[E] Report of presentation to Food and Drink Federation; Letter from Director of Sustainability, Mack Multiples; Emails from chair of the IGD sustainability group about input to IGD Industry Sustainability Group.

[F] We wrote a review of the efficacy of certification schemes in driving sustainability benefits for RESOLVE (US based organisation specialising in informing public policy). This review is acknowledged in the report (see note on pA-125) and the review was subsequently published as a working paper of the National Resource Institute. The Director of Forum for the Future, commented that it contained "some really important insights" and forwarded it, with a strong endorsement, to the companies he advises, including Marks and Spencer and Unilever.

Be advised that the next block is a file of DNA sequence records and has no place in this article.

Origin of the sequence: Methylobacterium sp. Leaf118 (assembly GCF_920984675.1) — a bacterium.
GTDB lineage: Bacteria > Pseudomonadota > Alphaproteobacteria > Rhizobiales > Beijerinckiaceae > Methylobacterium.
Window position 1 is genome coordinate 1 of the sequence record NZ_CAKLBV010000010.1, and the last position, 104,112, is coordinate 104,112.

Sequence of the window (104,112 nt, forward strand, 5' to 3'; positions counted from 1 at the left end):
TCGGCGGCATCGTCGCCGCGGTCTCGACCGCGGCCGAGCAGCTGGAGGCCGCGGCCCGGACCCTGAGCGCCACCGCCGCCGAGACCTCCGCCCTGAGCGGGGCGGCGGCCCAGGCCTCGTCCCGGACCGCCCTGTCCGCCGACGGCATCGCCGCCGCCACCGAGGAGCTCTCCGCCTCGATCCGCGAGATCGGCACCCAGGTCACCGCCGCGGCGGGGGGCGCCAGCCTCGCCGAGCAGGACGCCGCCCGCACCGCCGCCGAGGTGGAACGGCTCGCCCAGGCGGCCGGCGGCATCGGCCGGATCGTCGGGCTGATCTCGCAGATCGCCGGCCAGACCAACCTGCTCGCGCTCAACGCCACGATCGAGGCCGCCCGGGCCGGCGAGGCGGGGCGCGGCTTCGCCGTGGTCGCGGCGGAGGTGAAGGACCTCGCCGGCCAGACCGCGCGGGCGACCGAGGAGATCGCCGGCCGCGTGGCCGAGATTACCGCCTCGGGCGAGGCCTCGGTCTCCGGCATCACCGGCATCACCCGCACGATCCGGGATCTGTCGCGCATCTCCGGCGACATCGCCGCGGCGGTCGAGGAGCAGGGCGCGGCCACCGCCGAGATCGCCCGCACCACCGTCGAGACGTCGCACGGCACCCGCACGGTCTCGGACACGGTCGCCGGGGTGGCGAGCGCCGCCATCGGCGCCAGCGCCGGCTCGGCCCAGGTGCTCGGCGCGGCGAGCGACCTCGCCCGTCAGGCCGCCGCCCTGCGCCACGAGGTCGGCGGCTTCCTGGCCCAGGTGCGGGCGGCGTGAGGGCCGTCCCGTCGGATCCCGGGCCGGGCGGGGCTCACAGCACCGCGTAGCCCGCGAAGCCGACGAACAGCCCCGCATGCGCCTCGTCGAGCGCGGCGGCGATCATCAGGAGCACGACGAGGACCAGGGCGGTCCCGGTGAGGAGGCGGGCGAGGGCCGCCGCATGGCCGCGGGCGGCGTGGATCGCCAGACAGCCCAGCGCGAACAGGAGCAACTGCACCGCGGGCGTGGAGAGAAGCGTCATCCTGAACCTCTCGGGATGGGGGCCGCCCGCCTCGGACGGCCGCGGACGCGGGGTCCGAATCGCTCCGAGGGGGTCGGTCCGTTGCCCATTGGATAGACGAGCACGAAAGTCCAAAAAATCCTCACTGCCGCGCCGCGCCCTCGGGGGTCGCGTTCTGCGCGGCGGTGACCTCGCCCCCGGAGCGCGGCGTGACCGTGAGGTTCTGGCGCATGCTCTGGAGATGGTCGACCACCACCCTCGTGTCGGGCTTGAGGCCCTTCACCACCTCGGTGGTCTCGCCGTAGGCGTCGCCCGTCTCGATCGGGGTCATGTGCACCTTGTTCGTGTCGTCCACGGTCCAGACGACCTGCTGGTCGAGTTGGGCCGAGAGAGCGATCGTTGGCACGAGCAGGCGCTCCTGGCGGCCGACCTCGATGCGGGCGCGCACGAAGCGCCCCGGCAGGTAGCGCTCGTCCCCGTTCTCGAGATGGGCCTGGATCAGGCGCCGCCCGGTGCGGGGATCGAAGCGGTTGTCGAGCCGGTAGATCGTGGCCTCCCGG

[G] Letter of corroboration from Deputy Head of Agriculture, Forests and Soils, at DG Environment) (Dec 2010);presentation in the EU Parliament (Dec 2010) to a mixture of MEPs and industry (see p12 in www.hucpa.hu/files/20378_ed_october2010_january2011.doc );letter from Chair of the EU's Agriculture Committee; policy paper published following personal invitation from chair of the EU Agriculture and Rural Development committee.

[H] Rio+20 conference presentation e.g. see http://www.irinnews.org/Report/95670/RIO-20-The- landscape-approach); invitation letter and final communiqué of G20 MACS (Meeting of Agricultural Chief Scientists); invitation letters to G8 open data meetings from USDA.

[I] Public lectures and panels, for example a report on Benton's public lecture in Norwich, Oct 2012, and involvement in the City Food Lecture in the Guildhall, London. The book "A greedy man in a hungry world" was published May 23rd 2013. The author acknowledges Benton's input in the book and online in an interview.